CLEVELAND – Standing up for retirement security for all Americans during a White House Conference on Aging (WHCoA) regional meeting here Monday, AFSCME Ohio retirees amplified the call to preserve, protect and expand Social Security, Medicaid and Medicare.

Retirees continue to make the case that these earned benefit programs are absolutely essential to millions of Americans, enabling them to pay the bills and afford medical care once they leave the workplace. More than half of American workers do not have pensions, and millions of seniors are unable to save up enough money for retirement, let alone have the money to pay for costly long-term health care.

“We have to keep fighting to make sure future generations of working Americans can retire with security and dignity, said Marian Garth Saffold, from AFSCME Retiree Chapter 1184. “Social Security works, it’s necessary, and it’s popular. These are reasons to expand it, not attack it for political purposes.”

Nearly two out of every three seniors depend on Social Security for most of their income, and Social Security lifts 22.2 million Americans out of poverty. Without it, the poverty rate of our seniors would quadruple to a staggering 44 percent.

Meanwhile, Medicare and Medicaid provide reliable access to health care for older Americans and people with disabilities, preventing millions of aging Americans from falling into poverty because of medical expenses.

“We ought to be expanding Social Security. We ought to be financing long-term care and supports,” said Norman Wernet, also from Chapter 1184, who facilitated a retirement security rally across the street from the WHCoA event.

“We’re saying to people who don’t necessarily have the money to save for retirement that they should not have to bear the entire burden of their poverty as they age,” Wernet said. “It’s unconscionable for members of Congress to allege that Social Security, Medicare and Medicaid are unearned benefits, that they’re some kind of welfare program.”

Despite the obvious importance of these programs for real retirement security, right-wing politicians and their special interest allies continue to launch political attacks aimed at weakening and even destroying them altogether. But AFSCME retirees are fighting back, participating in WHCoA events in Tampa, Florida, Phoenix, Arizona, and Seattle. Another regional conference will be held in Boston in May.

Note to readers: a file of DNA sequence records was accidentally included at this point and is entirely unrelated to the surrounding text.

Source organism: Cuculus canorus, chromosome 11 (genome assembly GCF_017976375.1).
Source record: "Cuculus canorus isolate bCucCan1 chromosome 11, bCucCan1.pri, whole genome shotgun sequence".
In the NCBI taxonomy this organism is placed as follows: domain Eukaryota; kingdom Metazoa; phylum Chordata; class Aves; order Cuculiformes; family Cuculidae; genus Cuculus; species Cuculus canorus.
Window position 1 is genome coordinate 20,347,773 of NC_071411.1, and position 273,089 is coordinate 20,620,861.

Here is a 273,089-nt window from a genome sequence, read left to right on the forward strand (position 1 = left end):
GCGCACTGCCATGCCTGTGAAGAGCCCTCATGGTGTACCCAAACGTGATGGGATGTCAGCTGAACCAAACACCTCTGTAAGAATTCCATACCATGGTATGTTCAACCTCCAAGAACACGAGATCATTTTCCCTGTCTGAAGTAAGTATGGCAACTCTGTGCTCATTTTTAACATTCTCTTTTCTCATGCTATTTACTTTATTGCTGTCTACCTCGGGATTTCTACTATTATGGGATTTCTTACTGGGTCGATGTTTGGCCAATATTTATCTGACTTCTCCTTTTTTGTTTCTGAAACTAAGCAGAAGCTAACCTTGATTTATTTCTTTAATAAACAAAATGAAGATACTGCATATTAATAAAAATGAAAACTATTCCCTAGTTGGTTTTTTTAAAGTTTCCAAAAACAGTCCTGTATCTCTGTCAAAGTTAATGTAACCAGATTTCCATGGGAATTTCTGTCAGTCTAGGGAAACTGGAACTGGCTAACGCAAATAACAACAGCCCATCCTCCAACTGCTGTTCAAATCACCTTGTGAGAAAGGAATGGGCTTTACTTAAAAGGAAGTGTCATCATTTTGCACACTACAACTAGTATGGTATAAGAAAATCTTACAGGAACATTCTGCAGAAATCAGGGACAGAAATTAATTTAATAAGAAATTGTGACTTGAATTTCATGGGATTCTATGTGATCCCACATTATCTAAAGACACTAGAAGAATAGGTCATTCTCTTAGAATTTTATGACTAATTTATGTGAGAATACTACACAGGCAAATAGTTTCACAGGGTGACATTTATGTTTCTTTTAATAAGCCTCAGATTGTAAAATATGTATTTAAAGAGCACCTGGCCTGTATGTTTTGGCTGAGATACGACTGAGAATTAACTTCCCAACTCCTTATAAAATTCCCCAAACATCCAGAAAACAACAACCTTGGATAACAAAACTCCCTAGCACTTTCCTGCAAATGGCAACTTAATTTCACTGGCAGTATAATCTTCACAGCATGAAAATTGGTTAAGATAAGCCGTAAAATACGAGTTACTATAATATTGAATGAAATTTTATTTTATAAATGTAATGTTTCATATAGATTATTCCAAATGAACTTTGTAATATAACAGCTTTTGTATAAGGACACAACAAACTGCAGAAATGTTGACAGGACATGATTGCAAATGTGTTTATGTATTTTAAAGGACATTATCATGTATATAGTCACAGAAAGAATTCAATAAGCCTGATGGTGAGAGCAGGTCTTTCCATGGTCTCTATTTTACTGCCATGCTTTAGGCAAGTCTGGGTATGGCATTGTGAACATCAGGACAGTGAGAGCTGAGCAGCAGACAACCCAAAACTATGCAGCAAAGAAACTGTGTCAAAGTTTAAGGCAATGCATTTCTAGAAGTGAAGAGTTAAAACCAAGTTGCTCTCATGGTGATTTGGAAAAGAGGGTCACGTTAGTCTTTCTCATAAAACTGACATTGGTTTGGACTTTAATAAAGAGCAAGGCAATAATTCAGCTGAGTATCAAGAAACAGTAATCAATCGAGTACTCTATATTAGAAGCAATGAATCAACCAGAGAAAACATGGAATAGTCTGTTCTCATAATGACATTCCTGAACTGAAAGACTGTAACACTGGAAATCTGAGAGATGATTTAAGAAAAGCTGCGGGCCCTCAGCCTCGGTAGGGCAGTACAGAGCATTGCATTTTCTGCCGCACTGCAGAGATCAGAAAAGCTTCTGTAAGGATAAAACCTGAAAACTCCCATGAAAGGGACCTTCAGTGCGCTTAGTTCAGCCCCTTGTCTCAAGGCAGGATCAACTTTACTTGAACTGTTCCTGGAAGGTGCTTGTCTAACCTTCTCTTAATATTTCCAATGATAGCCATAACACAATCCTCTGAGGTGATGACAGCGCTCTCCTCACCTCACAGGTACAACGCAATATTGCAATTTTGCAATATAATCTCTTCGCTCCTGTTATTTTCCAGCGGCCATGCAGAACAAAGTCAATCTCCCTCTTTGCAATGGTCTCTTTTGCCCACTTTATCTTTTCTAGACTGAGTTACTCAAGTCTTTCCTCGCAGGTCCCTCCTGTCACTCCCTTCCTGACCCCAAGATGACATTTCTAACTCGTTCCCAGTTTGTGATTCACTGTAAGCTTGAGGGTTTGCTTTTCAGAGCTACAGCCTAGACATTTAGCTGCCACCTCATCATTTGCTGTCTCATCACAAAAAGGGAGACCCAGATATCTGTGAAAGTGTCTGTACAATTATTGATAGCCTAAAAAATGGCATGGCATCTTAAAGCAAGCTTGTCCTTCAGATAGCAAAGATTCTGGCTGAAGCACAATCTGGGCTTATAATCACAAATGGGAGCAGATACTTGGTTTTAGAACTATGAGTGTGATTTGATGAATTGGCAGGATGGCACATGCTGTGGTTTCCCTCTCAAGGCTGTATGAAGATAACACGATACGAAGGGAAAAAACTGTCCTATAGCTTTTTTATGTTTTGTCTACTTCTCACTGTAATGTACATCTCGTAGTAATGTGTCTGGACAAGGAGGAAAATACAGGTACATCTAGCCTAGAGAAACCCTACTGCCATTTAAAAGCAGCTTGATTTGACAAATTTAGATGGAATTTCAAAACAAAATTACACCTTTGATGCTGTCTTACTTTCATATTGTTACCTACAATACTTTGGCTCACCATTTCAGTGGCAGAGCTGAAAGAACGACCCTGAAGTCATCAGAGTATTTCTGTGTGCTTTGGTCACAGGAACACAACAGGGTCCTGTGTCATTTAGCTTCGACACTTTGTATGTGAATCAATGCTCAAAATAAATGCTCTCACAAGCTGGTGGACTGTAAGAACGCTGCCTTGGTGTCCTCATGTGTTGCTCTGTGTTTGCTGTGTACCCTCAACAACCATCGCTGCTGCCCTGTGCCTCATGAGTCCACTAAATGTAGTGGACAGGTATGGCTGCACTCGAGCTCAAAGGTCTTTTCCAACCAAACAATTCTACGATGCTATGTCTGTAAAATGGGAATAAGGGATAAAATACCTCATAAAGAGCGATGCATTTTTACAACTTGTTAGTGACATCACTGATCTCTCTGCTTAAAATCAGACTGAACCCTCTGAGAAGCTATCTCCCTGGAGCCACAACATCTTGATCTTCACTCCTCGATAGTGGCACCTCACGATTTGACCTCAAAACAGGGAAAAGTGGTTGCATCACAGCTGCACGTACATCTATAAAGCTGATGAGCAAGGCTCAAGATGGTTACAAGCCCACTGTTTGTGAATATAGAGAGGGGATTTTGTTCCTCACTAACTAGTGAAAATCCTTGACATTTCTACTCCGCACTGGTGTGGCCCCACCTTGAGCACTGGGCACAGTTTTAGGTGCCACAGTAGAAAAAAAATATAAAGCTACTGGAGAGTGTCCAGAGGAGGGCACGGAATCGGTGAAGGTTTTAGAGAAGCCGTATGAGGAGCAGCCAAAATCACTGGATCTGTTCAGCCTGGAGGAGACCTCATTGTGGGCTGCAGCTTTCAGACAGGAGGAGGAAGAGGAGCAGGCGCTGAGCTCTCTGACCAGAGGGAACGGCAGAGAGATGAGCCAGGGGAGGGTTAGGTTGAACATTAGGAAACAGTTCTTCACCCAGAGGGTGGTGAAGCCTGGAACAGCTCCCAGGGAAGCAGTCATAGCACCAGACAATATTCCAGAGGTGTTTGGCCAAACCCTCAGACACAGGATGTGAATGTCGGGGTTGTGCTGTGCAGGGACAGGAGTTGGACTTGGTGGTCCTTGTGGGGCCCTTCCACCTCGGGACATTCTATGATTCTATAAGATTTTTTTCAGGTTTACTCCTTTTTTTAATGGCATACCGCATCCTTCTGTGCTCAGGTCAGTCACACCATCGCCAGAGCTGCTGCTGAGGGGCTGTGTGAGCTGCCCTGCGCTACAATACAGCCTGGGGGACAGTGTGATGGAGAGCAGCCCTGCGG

Click Here for Original Story

Kent State Taking Cues from Wal-Mart on Pay

Kent State Picket

AFSCME Local 153 bargaining committee members, George Lemons, left, and Ray Davis on the picket line standing up for improved wages and working conditions.

Move over Wal­-Mart, McDonald’s and Yum-Brands (Taco Bell, Pizza Hut, KFC), some Kent State University employees’ paychecks are so small they qualify for public assistance.

AFSCME Local 153 held an information picket line to highlight difficult contract negotiations.  The demonstrators were joined by 80 students and labor activists in support of the 375 union members who maintain the 824 acre campus which serves more than 22,000 students.

“About a third of these members are food service and housekeeping workers. They make more than the minimum wage, but at the end of the day, many can’t keep up,” said Woodall, who is leading the union’s negotiating committee.

Low pay is the reason for that, Woodall said. The starting wage for some jobs pays below $24,000 per year, which is below the poverty line for a family of four.

Income inequality is fast becoming the “new normal” for all service workers ­ in both the private and public sector.

This has not escaped the attention of Ohio’s U.S. Senator Sherrod Brown, who showed his support for fair pay and good jobs by stopping by the AFSCME picket line.

On her way to her formal inauguration before an audience of more than 700, Kent State University’s 12th President Beverly Warren avoided the union’s picket line.

Invited speakers at the event included Ohio House Representative Kathleen Clyde(D-­Kent), and syndicated columnist Connie Schultz (who is also the wife of U.S. Sen. Sherrod Brown, D-­Ohio).

As Kent State graduates and strong union supporters, they asked AFSCME officials for permission to cross the picket line before attending the inauguration. Both mentioned AFSCME in their remarks.

Contract negotiations with the university are now in fact-­finding, and the union is hopeful a fair resolution can be reached.

6800 North High Street, Worthington, Ohio, 43085-2512